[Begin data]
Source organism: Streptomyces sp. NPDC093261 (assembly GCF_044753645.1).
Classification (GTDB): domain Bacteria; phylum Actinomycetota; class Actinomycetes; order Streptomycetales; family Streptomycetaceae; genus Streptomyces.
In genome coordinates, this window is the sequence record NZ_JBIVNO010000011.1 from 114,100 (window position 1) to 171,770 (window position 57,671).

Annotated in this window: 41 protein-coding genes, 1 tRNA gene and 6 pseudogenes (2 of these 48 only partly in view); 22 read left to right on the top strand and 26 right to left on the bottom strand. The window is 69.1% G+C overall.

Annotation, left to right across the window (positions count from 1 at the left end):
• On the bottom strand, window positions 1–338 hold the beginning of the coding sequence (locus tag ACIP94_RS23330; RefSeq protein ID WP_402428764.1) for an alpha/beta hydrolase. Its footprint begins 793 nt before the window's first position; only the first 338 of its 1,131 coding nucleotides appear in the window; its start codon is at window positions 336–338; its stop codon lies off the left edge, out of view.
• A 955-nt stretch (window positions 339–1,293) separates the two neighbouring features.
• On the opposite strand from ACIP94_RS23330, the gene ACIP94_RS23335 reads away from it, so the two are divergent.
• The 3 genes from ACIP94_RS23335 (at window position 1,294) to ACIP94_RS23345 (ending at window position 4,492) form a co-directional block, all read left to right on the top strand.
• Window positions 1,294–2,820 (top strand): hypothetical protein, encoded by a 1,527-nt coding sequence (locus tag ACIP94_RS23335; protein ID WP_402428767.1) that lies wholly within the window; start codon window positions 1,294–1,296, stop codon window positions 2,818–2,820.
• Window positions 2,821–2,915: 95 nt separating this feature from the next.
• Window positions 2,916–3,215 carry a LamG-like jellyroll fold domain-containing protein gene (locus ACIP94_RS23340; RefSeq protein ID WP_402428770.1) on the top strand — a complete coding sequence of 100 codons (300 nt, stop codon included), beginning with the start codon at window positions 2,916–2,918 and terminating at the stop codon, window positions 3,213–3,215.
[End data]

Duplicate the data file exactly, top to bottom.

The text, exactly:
Source organism: Streptomyces sp. NPDC093261 (assembly GCF_044753645.1).
Classification (GTDB): domain Bacteria; phylum Actinomycetota; class Actinomycetes; order Streptomycetales; family Streptomycetaceae; genus Streptomyces.
In genome coordinates, this window is the sequence record NZ_JBIVNO010000011.1 from 114,100 (window position 1) to 171,770 (window position 57,671).

Annotated in this window: 41 protein-coding genes, 1 tRNA gene and 6 pseudogenes (2 of these 48 only partly in view); 22 read left to right on the top strand and 26 right to left on the bottom strand. The window is 69.1% G+C overall.

Annotation, left to right across the window (positions count from 1 at the left end):
• On the bottom strand, window positions 1–338 hold the beginning of the coding sequence (locus tag ACIP94_RS23330; RefSeq protein ID WP_402428764.1) for an alpha/beta hydrolase. Its footprint begins 793 nt before the window's first position; only the first 338 of its 1,131 coding nucleotides appear in the window; its start codon is at window positions 336–338; its stop codon lies off the left edge, out of view.
• A 955-nt stretch (window positions 339–1,293) separates the two neighbouring features.
• On the opposite strand from ACIP94_RS23330, the gene ACIP94_RS23335 reads away from it, so the two are divergent.
• The 3 genes from ACIP94_RS23335 (at window position 1,294) to ACIP94_RS23345 (ending at window position 4,492) form a co-directional block, all read left to right on the top strand.
• Window positions 1,294–2,820 (top strand): hypothetical protein, encoded by a 1,527-nt coding sequence (locus tag ACIP94_RS23335; protein ID WP_402428767.1) that lies wholly within the window; start codon window positions 1,294–1,296, stop codon window positions 2,818–2,820.
• Window positions 2,821–2,915: 95 nt separating this feature from the next.
• Window positions 2,916–3,215 carry a LamG-like jellyroll fold domain-containing protein gene (locus ACIP94_RS23340; RefSeq protein ID WP_402428770.1) on the top strand — a complete coding sequence of 100 codons (300 nt, stop codon included), beginning with the start codon at window positions 2,916–2,918 and terminating at the stop codon, window positions 3,213–3,215.